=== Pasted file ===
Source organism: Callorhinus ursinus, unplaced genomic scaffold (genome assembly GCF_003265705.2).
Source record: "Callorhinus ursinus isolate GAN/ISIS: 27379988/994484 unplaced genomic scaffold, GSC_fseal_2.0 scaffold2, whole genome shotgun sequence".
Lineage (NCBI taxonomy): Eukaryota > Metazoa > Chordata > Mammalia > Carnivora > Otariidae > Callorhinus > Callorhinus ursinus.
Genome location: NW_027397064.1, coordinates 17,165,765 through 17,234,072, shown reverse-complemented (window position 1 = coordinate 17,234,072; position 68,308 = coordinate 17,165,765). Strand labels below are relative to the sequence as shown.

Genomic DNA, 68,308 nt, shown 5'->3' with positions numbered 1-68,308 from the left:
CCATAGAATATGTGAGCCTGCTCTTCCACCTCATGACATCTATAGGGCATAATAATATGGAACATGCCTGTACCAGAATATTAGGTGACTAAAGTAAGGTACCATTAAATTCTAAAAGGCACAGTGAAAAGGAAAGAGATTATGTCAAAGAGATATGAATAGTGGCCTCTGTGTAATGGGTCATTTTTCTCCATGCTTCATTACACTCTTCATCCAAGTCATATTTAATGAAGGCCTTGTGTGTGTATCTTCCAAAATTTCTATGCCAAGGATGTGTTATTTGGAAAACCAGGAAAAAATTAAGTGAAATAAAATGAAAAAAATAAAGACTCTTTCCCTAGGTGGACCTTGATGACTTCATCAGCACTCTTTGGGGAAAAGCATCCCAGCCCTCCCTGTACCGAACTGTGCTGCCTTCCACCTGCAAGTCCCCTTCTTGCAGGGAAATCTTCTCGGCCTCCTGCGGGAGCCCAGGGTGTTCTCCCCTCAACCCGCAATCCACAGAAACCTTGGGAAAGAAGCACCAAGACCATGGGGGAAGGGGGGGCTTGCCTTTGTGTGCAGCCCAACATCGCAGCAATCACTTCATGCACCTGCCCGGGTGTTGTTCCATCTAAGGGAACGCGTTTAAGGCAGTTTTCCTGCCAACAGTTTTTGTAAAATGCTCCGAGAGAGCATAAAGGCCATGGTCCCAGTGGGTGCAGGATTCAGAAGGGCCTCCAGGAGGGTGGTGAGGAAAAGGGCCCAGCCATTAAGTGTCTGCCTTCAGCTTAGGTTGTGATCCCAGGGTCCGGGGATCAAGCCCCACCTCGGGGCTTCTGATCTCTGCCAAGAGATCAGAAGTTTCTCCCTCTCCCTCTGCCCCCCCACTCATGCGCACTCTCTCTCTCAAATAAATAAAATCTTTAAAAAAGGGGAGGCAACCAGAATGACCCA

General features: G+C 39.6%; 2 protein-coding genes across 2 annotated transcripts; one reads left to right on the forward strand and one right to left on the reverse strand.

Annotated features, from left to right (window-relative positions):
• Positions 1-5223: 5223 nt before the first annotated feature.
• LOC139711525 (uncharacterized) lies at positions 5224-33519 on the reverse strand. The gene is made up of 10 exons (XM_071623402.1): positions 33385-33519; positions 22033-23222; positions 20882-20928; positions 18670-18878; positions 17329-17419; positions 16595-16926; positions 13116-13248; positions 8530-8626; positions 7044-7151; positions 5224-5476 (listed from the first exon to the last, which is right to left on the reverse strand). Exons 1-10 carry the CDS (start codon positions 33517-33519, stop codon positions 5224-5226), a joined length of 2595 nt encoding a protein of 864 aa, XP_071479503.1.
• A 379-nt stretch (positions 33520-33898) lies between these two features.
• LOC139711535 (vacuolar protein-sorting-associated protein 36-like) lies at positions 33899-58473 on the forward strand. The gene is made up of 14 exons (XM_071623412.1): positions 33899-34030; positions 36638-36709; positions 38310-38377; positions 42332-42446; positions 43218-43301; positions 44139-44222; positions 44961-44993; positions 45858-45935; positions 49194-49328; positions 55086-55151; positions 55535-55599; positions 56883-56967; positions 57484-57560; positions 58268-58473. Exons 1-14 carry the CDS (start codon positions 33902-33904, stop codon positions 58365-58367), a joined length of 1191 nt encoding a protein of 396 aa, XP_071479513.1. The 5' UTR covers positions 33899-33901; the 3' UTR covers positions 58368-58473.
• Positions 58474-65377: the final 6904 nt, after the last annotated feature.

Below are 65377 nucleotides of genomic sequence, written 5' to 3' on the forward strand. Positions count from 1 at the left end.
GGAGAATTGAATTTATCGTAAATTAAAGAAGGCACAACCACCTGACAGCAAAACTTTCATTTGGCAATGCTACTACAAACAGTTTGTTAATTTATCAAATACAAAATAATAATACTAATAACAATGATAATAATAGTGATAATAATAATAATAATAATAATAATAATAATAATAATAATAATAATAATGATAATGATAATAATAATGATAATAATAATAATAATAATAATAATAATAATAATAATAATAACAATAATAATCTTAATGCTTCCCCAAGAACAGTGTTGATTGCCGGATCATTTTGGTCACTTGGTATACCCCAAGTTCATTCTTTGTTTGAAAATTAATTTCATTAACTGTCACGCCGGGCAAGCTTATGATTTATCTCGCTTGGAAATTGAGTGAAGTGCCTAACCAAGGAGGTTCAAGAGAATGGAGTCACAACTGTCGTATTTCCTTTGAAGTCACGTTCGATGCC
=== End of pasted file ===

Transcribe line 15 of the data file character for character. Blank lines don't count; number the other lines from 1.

GGAGAATTGAATTTATCGTAAATTAAAGAAGGCACAACCACCTGACAGCAAAACTTTCATTTGGCAATGCTACTACAAACAGTTTGTTAATTTATCAAATACAAAATAATAATACTAATAACAATGATAATAATAGTGATAATAATAATAATAATAATAATAATAATAATAATAATAATAATAATAATGATAATGATAATAATAATGATAATAATAATAATAATAATAATAATAATAATAATAATAATAACAATAATAATCTTAATGCTTCCCCAAGAACAGTGTTGATTGCCGGATCATTTTGGTCACTTGGTATACCCCAAGTTCATTCTTTGTTTGAAAATTAATTTCATTAACTGTCACGCCGGGCAAGCTTATGATTTATCTCGCTTGGAAATTGAGTGAAGTGCCTAACCAAGGAGGTTCAAGAGAATGGAGTCACAACTGTCGTATTTCCTTTGAAGTCACGTTCGATGCC